Americanah and Behold the Dreamers: What Will Become of Their Dreams?

After finishing Imbolo Mbue’s Behold the Dreamers earlier this week, I did not immediately think back to Chimamanda Ngozi Adichie’s Americanah. I’ve read several books from African ex-pats over the last few years, so the connection didn’t spring immediately to mind. But as I reflected, the two books became more and more entwined in my thinking.

Some of the comparisons are obvious, if superficial. Both novels portray immigrants from African countries who work their way through similar layers of the American immigrant experience, including protagonists who find jobs in service that bring them into the orbits of privileged white Americans. Behold the Dreamers follows Jende and Neni, a Cameroonian couple trying to make their way in Harlem just before the 2008 financial crisis. Their lives change dramatically when Jende snags a job as a chauffeur to the wealthy Edwards family–whose patriarch is an executive at Lehman Brothers. Americanah’s chief protagonist is Ifemelu, a Nigerian student separated from her original love interest by post-9/11 visa restrictions. Though she also does a tour as a nanny for a white family, her real exposure to white privilege is through a romantic relationship that opens her up to travel, fine dining, and ultimately to being fundamentally misunderstood. The contrasts between the worlds of black immigrants being exposed to America’s endemic racism and the lives of the white people they interact with inform both authors’ visions of America and, to varying degrees, act as the engines driving their characters’ evolutions.

And much separates the two novels as well. Adichie’s Americanah is undeniably a more sophisticated work. One of the highlights is the way that the first half of the novel is structured around an extended flashback while Ifemelu has her hair braided (a conceit that, sadly, has no parallel in the second half of the novel) and Adichie’s prose is on the whole richer, more sophisticated. Mbue’s prose on the other hand is unadorned, even pedestrian, but it steers well clear of any pat moralizing or judgments—even when the characters or their backstories swing toward melodrama. (She also insulates her white characters from too harsh a lens: Clark Edwards tries to warn his colleagues that the ship is sinking, but is dismissed; his wife is spared from being portrayed as simply a pampered wife of privilege through a painful and tragic backstory that earns her more sympathy that most people would earn while fretting over the horrific prospect of having to give up a summer home because of the national economic meltdown.)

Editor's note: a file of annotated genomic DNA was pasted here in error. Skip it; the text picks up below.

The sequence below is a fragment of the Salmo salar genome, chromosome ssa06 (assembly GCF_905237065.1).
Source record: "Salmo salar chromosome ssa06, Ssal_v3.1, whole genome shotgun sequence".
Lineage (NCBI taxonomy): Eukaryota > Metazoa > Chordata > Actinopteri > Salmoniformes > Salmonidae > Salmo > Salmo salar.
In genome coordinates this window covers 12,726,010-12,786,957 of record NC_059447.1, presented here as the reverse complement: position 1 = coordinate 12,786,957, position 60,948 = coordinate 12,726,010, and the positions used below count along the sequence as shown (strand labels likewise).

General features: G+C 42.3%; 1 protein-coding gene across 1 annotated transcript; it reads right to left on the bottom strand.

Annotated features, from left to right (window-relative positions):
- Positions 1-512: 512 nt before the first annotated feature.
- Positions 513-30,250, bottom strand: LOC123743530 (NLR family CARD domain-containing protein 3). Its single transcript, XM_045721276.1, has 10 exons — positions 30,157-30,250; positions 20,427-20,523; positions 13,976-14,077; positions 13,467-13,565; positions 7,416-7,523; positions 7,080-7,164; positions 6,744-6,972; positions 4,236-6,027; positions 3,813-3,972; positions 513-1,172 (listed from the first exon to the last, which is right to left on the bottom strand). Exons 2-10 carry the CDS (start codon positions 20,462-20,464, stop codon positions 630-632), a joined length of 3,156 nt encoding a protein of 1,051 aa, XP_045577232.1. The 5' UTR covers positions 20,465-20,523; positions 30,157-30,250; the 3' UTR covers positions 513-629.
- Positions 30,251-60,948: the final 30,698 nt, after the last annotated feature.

It would be easy to read either novel simply as an indictment of the American Dream, which fails to deliver its promise in both. But Mcue’s impartial, plain-voiced narration and  Adichie’s carefully interwoven storylines seem to fall short of offering an outright evisceration of that American Dream on the order of something like Ralph Ellison’s Invisible Man or Upton Sinclair’s The Jungle from past eras. Perhaps that’s because other great novels that have analyzed these themes were surgery, diagnostics–but both Americanah and Behold the Dreamers feel more like postmortems.

Both feature characters choosing to abandon the American Dream instead of being crushed by it. Through those perspectives of erstwhile American immigrants returning to their home countries and using the experience and resources gleamed from their temporary immigration to build better lives back home, I wonder if something fundamentally new isn’t being documented. Much has been written in the wake of the Trump era about the decline of American, its loss of prestige, the likely end of the “American Century” before it quite hit the 100 year mark. These novels reckon to some extent with the catastrophes of 9/11 and 2008, and looking back, I wonder if historians won’t look at these as a chain of routs like those that befell Rome before its collapse: barbarians at the gates and mad rulers fiddling while the city burned.

But if we are living through the death throes of the American Dream, Mbue and Adichie’s novels suggest something else may be happening alongside this contraction. I’m fond of telling my high school students that they need to know this sequence: Socrates taught Plato, Plato taught Aristotle, and Aristotle taught Alexander the Great, who conquered much of the known world–and that’s why Greek culture was so influential.

It’s an oversimplification, of course, but cultural myths always are. The American Dream is, or was. But as I think about the way that dream captivated characters like Mbue’s Neni and the way that American media has transmitted the underlying ethos of that dream throughout the world, I wonder if even when it is no longer a lure to others, it might mutate into something America exported, something unconscious the myth disseminated into the hearts and minds of millions of others around the world.